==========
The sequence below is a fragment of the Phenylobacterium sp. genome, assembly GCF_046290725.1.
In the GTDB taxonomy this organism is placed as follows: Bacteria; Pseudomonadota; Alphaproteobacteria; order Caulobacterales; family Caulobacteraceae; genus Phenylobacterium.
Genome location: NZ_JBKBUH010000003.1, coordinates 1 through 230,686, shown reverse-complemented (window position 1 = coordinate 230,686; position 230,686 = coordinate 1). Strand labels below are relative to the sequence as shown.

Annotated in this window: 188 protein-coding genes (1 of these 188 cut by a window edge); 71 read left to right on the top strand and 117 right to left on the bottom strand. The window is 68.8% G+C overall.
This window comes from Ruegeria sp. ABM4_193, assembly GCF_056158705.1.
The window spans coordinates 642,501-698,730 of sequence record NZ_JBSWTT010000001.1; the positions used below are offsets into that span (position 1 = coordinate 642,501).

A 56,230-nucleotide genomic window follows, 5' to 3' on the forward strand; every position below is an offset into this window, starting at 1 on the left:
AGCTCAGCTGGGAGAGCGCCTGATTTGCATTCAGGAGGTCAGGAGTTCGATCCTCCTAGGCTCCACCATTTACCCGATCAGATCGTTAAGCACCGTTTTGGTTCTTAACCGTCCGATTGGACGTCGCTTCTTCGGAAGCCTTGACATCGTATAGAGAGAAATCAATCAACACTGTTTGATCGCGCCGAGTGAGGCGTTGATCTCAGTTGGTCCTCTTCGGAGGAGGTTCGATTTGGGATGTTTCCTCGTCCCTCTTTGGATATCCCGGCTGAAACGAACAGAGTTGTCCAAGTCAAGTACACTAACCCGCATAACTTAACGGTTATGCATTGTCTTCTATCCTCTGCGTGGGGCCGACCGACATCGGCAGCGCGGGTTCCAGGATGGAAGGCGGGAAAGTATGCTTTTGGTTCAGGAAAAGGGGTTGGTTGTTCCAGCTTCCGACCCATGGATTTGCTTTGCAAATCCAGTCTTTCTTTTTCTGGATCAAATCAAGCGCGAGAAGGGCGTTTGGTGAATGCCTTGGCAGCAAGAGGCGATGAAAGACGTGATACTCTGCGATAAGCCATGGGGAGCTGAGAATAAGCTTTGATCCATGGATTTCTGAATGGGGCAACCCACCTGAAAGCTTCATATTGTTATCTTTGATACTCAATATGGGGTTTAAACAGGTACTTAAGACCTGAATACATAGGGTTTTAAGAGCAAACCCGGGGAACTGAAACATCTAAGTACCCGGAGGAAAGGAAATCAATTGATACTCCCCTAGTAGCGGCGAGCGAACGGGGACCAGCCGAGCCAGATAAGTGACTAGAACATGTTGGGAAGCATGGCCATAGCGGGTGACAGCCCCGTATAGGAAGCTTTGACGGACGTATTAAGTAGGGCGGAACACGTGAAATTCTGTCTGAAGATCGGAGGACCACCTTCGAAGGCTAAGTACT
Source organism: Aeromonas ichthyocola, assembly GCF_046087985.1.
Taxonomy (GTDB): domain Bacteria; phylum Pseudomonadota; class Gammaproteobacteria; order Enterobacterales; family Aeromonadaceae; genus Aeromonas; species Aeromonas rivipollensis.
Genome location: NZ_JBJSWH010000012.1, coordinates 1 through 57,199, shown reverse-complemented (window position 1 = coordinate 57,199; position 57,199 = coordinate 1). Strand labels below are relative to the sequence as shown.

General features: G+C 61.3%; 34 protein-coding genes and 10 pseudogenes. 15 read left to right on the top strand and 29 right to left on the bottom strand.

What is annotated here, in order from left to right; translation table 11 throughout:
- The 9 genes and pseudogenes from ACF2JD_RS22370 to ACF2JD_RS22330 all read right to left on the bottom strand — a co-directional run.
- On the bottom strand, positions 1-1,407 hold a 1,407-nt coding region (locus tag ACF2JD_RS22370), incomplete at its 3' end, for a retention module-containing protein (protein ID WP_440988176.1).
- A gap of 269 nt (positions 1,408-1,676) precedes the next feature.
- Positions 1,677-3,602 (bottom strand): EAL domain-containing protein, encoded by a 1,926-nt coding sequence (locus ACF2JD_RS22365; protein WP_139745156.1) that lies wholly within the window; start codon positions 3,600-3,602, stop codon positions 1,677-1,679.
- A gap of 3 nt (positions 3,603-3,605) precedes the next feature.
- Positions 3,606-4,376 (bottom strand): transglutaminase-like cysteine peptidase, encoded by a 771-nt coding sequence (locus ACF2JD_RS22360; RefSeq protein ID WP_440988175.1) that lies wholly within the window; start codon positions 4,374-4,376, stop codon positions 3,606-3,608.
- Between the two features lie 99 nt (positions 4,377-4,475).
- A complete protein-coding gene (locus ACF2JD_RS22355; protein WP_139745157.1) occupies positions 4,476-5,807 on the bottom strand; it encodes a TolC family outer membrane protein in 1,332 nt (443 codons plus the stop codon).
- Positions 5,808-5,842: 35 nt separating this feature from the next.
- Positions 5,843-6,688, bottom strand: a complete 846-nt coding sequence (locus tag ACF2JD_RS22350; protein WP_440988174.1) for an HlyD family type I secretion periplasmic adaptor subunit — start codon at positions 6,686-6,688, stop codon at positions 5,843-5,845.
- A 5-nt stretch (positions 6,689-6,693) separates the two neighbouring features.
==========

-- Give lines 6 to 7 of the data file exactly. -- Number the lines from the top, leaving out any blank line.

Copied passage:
The window spans coordinates 642,501-698,730 of sequence record NZ_JBSWTT010000001.1; the positions used below are offsets into that span (position 1 = coordinate 642,501).

A 56,230-nucleotide genomic window follows, 5' to 3' on the forward strand; every position below is an offset into this window, starting at 1 on the left: